DOC prioritizes cheap inmate labor over rehabilitation success: Lawsuit

A new whistleblower lawsuit accuses the Minnesota Department of Correction (DOC) of putting cheap labor ahead of rehabilitation success.

A former employee's lawsuit claims he was pressured to let inmates keep working for the DOC's production business instead of jobs on the outside.

Halfway between prison and the real world is MINNCOR, the Department of Corrections work program where inmates can get job skills.

It’s a profitable business with state and corporate contracts.

Revenue fluctuates between $20 million to $50 million a year, and the labor is cheap – inmates get paid $0.50 to $3 an hour.

"The expectations that's placed on the participants that are in these halfway houses are just unrealistic," said plaintiff Nathan Delgado.

Delgado bumped into MINNCOR when he worked for its Bridges program starting in February 2023.

Ostensibly, his job was to help inmates at a halfway house prepare for jobs in the real world.

The ex-felon turned social services connector says it felt like the pinnacle of his career.

But those same inmates were the labor force for MINNCOR, so Delgado says his successes put him in bad standing with the production side.

For example, a production manager’s comments were caught on audio — after Delgado helped point three inmates towards outside job opportunities.

"But we still have work to do," you hear the manager say. "And when we only have eight (inmate workers), it makes it that much tougher. And I hope you can appreciate that because it's still is a business and you still need to pay the bills."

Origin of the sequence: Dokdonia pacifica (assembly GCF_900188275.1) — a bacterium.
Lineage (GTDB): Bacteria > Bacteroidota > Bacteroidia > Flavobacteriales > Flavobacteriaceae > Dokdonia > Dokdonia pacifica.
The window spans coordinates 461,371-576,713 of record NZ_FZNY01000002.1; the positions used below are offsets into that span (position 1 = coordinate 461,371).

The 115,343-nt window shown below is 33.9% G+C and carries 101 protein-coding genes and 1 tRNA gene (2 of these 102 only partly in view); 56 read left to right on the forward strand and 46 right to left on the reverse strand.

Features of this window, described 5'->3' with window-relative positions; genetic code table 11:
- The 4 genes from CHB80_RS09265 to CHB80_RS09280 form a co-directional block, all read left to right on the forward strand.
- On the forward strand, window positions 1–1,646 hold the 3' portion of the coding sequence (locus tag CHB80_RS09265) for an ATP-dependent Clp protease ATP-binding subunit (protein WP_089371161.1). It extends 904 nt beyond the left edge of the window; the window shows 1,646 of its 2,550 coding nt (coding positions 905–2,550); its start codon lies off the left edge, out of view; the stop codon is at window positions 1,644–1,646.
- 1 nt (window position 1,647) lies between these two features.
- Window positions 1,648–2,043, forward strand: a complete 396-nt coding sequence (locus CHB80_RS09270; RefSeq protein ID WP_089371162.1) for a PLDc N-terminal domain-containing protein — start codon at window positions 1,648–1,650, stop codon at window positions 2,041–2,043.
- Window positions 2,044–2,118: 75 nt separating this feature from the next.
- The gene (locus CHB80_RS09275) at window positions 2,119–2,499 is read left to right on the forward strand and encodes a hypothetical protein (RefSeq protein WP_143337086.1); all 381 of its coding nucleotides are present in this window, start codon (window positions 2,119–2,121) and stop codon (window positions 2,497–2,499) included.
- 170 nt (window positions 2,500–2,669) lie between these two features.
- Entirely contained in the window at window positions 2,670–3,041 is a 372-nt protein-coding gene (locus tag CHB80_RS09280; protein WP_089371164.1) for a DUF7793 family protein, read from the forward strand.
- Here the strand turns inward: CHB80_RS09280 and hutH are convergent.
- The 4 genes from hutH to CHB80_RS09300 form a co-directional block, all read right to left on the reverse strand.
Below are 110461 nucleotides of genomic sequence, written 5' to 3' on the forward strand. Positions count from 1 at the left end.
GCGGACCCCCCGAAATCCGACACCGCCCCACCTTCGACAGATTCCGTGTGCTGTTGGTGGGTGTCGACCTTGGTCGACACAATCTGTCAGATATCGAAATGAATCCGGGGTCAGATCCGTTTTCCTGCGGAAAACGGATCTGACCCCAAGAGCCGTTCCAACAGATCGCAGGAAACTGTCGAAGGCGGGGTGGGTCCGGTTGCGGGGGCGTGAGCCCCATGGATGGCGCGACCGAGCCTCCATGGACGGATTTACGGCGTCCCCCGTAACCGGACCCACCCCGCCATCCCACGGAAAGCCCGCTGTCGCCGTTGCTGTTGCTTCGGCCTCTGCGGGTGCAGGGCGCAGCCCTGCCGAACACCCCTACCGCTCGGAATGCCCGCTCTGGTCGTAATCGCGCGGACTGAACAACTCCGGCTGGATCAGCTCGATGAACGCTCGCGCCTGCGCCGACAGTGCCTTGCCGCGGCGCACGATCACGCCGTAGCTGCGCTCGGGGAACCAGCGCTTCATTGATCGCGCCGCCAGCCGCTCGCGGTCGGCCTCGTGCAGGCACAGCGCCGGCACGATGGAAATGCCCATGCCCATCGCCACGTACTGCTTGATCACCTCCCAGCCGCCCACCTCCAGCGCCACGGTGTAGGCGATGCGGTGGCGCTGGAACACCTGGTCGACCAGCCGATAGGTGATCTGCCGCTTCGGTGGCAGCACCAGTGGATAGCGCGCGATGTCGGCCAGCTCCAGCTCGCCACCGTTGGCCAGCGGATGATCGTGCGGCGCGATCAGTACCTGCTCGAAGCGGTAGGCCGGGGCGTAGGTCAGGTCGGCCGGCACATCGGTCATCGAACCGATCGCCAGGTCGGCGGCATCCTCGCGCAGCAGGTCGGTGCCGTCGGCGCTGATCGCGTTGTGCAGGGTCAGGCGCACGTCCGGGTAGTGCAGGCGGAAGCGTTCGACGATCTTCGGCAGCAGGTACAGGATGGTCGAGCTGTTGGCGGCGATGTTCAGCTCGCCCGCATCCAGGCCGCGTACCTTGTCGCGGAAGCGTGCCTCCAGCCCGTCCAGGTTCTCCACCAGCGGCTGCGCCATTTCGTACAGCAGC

"It made me disgusted," Delgado said. "It made me go through cognitive dissonance for the simple fact that I was hired to, facilitate, great programing, and it was conflicting for me to find out that the programing is only contingent on the money that they have coming in."

Delgado's lawsuit says he filed several reports about unlawful conduct by his fellow DOC employees.

But he was dismissed from his job in January just as he tried to help two inmates file complaints about being suspended from the Bridges program and sent back to prison.

He says they hadn’t received necessary warnings and the production supervisor told Delgado he did it so other inmate laborers would work harder out of fear.

"Their own bad behaviors got them up against the wall," he said. "They did not need outside sabotage."

DOC Commissioner Paul Schnell sent FOX 9 a statement saying: "We have not had an opportunity to review the lawsuit, and we do not comment on litigation matters."

Delgado says he hasn't been whole since he was let go and he wants to see this whole system reformed.